Note: Alarm++ can run anything a Windows shortcut can run. You can even Browse to a shortcut, and Alarm++ will run it when the event goes off. This is a very flexible way of specifying an application or Internet URL to run.

Tip: If you need to specify a "Start in" folder for the application, you can do it by creating a shortcut to that application and then Browsing to that shortcut in Alarm++.

Almost anything can be done at a specific time by creating a Visual Basic for Applications (VBA) script and invoking it with this feature. For example, you can write a VBA script to generate quarterly sales reports and e-mail them to a distribution list. You can then set an alarm to run that script at pre-determined times. (Please consult the documentation on your VBA application for how to invoke it and run a VBA macro at startup.)

With Windows 95/98 and NT 4.x, most applications will print the document specified on the command line if the /p switch is present. For example, to print the "Status Report.doc" file in Word for Windows:

Open: winword.exe

Arguments: /p “c:\Favorites\Status Report.doc”

Even more powerful is Microsoft's Windows Scripting Host (WSH). It enables you to write JavaScript (JScript) and VBScript files and run them directly from Windows or from the command line. Of course, this means that Alarm++ can run them as well. In these scripts, you can manipulate files, shortcuts, COM objects, etc. You can download and install the WSH from http://msdn.microsoft.com/scripting/.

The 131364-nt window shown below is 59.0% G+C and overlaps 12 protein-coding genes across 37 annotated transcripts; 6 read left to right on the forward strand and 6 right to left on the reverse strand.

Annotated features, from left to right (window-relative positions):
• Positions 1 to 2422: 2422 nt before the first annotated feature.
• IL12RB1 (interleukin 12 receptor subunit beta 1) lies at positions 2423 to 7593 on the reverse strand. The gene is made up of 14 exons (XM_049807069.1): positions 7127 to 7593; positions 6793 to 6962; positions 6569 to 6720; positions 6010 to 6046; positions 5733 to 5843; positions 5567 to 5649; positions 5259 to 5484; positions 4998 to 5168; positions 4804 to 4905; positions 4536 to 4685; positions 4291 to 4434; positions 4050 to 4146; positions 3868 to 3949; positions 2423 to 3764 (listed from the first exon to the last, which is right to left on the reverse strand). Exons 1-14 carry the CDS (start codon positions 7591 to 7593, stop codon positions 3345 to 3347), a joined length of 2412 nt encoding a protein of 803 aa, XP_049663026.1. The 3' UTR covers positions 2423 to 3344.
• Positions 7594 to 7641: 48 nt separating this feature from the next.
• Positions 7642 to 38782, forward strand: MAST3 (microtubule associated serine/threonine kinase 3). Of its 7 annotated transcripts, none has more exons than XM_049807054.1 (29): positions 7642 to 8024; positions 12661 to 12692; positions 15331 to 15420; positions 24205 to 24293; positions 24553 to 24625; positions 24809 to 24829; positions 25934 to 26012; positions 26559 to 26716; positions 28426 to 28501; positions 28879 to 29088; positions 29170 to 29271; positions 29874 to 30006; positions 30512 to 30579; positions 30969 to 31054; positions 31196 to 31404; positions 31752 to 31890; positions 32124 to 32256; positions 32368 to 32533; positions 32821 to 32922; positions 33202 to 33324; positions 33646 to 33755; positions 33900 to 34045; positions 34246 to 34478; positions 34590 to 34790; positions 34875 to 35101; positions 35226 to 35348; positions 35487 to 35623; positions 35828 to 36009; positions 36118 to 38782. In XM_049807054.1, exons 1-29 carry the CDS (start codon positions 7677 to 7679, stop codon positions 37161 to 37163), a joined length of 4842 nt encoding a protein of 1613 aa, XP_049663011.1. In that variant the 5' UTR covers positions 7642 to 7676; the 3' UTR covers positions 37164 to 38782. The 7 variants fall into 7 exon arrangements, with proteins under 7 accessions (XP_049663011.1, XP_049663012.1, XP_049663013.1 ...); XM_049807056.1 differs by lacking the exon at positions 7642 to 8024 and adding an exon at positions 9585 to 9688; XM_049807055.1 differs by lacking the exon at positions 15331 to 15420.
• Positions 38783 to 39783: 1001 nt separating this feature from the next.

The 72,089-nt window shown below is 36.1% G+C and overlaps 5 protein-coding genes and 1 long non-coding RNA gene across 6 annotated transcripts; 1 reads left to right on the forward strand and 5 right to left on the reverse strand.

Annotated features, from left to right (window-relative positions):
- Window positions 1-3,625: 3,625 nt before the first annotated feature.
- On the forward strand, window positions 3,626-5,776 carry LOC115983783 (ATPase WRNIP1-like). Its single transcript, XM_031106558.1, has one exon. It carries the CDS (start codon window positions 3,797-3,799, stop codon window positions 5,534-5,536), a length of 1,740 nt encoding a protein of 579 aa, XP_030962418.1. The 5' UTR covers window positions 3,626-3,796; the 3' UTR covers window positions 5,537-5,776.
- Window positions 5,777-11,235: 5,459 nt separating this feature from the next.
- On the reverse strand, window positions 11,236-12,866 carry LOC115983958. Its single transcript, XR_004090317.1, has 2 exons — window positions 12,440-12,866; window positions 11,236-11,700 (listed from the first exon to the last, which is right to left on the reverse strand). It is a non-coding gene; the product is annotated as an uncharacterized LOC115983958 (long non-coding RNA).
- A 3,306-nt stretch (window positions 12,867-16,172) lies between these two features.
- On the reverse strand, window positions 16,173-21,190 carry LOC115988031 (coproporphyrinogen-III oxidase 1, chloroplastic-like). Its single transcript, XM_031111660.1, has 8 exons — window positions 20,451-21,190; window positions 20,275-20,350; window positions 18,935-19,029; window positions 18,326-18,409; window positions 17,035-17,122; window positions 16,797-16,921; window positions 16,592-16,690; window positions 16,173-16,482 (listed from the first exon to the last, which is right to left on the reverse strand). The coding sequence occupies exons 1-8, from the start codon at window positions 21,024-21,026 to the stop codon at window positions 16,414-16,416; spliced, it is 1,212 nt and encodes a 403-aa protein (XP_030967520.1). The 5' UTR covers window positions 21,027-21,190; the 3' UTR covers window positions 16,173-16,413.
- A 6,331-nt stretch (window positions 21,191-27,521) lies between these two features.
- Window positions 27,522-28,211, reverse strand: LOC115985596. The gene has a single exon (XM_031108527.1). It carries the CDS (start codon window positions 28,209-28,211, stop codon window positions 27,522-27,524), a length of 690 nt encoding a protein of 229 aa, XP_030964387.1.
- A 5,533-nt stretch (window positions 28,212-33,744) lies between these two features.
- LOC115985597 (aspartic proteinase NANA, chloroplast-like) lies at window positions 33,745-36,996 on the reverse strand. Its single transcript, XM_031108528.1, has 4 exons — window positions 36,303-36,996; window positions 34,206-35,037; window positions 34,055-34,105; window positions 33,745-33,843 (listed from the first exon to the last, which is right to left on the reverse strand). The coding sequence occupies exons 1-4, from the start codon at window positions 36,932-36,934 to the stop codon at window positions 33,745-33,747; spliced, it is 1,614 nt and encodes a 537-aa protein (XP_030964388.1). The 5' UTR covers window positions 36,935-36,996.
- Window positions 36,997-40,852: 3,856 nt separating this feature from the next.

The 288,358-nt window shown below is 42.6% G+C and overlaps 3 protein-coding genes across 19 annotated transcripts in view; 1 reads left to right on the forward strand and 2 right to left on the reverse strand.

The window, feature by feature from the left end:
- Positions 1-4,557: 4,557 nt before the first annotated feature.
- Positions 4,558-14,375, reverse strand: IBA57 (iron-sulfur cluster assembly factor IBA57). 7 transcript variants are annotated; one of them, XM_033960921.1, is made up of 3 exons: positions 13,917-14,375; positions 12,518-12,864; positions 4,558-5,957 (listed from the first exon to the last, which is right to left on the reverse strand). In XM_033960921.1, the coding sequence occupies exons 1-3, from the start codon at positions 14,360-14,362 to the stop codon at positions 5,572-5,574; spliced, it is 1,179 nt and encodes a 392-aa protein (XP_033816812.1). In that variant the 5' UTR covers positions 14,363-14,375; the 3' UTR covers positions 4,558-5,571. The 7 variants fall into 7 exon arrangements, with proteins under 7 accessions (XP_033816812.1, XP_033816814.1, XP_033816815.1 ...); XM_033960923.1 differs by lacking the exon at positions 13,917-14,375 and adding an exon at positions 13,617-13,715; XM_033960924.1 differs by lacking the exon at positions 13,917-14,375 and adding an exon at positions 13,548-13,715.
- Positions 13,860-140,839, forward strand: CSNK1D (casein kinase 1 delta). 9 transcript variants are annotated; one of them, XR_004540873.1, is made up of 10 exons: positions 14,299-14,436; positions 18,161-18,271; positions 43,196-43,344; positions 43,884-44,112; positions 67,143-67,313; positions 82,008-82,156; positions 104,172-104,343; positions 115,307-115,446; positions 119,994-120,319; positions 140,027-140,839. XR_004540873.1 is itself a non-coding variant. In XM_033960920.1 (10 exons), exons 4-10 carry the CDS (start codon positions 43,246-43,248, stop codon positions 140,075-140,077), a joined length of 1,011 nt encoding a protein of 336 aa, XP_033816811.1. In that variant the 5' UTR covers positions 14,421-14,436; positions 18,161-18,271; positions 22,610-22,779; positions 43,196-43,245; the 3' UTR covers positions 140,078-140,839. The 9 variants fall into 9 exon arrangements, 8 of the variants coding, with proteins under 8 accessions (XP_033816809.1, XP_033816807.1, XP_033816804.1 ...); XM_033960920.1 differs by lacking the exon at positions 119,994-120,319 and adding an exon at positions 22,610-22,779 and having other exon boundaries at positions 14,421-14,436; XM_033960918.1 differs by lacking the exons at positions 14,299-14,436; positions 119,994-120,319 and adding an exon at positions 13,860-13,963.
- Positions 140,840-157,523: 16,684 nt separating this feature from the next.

Arguments

These are the arguments to the above application. Alarm++ passes them on the command line when running the specified application. For example, to run Microsoft Word and pass a document on the command line:

Open: winword.exe

Arguments: “c:\Favorites\Status Report.doc”

This is (probably) identical, but without arguments:

Open: “c:\Favorites\Status Report.doc”

Arguments:

You can also use these variables in the arguments in order to pass some information about the event to the application.

%name%
%message% (all newlines are converted to spaces)
%eventdateformat% (formatted with your regional preferences)
%eventtimeformat% (formatted with your regional preferences)
%eventyear% (e.g., 2003)
%eventmonth% (1-12)
%eventdate% (1-31)
%eventweekday% (1-7)
%eventhour% (0-23)
%eventminute% (0-59)

Note: The variable names are case-sensitive. Also, since some values might have spaces in them, you might need to put quotation marks around the variable so that the value is treated as a single string.

ExampleResult
"Name is %name%" "Name is Staff Meeting"
"%message%" "%eventdateformat" "Time for the meeting!" "Thu, 15 Aug 2003"
%eventyear% %eventmonth% %eventdate% 2004 8 15

Test

Press this button to invoke the specified application and arguments. Use this to make sure what you've set up works the way you want it to.

See Also

Event
Alarm General page
Alarm Repeat page
Alarm Advanced page
Alarm Media page
Alarm Speech page
Alarm Window page
Alarm Application page
Alarm Mail page